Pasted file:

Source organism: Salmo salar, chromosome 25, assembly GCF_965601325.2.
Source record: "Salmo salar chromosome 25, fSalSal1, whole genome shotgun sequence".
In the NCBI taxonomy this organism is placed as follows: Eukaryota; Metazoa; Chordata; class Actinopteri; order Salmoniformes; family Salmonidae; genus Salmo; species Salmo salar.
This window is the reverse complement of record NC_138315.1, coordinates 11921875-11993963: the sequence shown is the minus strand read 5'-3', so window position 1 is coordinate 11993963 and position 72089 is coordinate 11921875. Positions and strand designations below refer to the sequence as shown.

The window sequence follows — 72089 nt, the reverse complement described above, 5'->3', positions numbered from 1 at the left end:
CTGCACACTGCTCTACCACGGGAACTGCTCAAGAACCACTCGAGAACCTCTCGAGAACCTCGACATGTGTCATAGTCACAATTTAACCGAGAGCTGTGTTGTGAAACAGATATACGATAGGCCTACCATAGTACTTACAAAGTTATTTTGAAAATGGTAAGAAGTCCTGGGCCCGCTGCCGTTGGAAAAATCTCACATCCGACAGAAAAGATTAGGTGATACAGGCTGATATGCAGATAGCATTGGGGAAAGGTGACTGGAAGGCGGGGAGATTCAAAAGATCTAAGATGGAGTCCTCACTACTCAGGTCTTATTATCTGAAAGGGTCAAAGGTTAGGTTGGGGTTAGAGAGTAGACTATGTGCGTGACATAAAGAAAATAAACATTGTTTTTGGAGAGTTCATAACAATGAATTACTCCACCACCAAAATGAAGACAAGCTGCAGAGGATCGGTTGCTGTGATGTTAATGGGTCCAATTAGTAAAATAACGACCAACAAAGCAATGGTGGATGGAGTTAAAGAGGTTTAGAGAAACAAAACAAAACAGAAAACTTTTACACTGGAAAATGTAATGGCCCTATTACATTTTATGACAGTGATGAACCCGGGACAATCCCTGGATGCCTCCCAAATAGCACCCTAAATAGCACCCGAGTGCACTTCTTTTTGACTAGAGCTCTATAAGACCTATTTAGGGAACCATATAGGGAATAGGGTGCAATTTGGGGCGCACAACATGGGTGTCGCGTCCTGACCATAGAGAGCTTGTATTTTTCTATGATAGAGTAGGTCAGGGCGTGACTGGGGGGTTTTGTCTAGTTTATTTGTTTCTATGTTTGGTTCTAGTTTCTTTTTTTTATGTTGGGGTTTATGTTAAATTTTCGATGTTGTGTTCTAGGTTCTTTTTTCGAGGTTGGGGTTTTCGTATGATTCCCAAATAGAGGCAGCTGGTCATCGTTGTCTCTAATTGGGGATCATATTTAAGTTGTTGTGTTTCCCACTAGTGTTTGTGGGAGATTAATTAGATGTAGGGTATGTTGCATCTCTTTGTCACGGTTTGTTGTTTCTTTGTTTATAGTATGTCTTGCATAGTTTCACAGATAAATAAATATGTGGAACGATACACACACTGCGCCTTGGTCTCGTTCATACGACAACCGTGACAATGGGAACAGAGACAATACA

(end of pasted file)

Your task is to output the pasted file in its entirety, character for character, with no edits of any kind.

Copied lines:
Source organism: Salmo salar, chromosome 25, assembly GCF_965601325.2.
Source record: "Salmo salar chromosome 25, fSalSal1, whole genome shotgun sequence".
In the NCBI taxonomy this organism is placed as follows: Eukaryota; Metazoa; Chordata; class Actinopteri; order Salmoniformes; family Salmonidae; genus Salmo; species Salmo salar.
This window is the reverse complement of record NC_138315.1, coordinates 11921875-11993963: the sequence shown is the minus strand read 5'-3', so window position 1 is coordinate 11993963 and position 72089 is coordinate 11921875. Positions and strand designations below refer to the sequence as shown.

The window sequence follows — 72089 nt, the reverse complement described above, 5'->3', positions numbered from 1 at the left end:
CTGCACACTGCTCTACCACGGGAACTGCTCAAGAACCACTCGAGAACCTCTCGAGAACCTCGACATGTGTCATAGTCACAATTTAACCGAGAGCTGTGTTGTGAAACAGATATACGATAGGCCTACCATAGTACTTACAAAGTTATTTTGAAAATGGTAAGAAGTCCTGGGCCCGCTGCCGTTGGAAAAATCTCACATCCGACAGAAAAGATTAGGTGATACAGGCTGATATGCAGATAGCATTGGGGAAAGGTGACTGGAAGGCGGGGAGATTCAAAAGATCTAAGATGGAGTCCTCACTACTCAGGTCTTATTATCTGAAAGGGTCAAAGGTTAGGTTGGGGTTAGAGAGTAGACTATGTGCGTGACATAAAGAAAATAAACATTGTTTTTGGAGAGTTCATAACAATGAATTACTCCACCACCAAAATGAAGACAAGCTGCAGAGGATCGGTTGCTGTGATGTTAATGGGTCCAATTAGTAAAATAACGACCAACAAAGCAATGGTGGATGGAGTTAAAGAGGTTTAGAGAAACAAAACAAAACAGAAAACTTTTACACTGGAAAATGTAATGGCCCTATTACATTTTATGACAGTGATGAACCCGGGACAATCCCTGGATGCCTCCCAAATAGCACCCTAAATAGCACCCGAGTGCACTTCTTTTTGACTAGAGCTCTATAAGACCTATTTAGGGAACCATATAGGGAATAGGGTGCAATTTGGGGCGCACAACATGGGTGTCGCGTCCTGACCATAGAGAGCTTGTATTTTTCTATGATAGAGTAGGTCAGGGCGTGACTGGGGGGTTTTGTCTAGTTTATTTGTTTCTATGTTTGGTTCTAGTTTCTTTTTTTTATGTTGGGGTTTATGTTAAATTTTCGATGTTGTGTTCTAGGTTCTTTTTTCGAGGTTGGGGTTTTCGTATGATTCCCAAATAGAGGCAGCTGGTCATCGTTGTCTCTAATTGGGGATCATATTTAAGTTGTTGTGTTTCCCACTAGTGTTTGTGGGAGATTAATTAGATGTAGGGTATGTTGCATCTCTTTGTCACGGTTTGTTGTTTCTTTGTTTATAGTATGTCTTGCATAGTTTCACAGATAAATAAATATGTGGAACGATACACACACTGCGCCTTGGTCTCGTTCATACGACAACCGTGACAATGGGAACAGAGACAATACA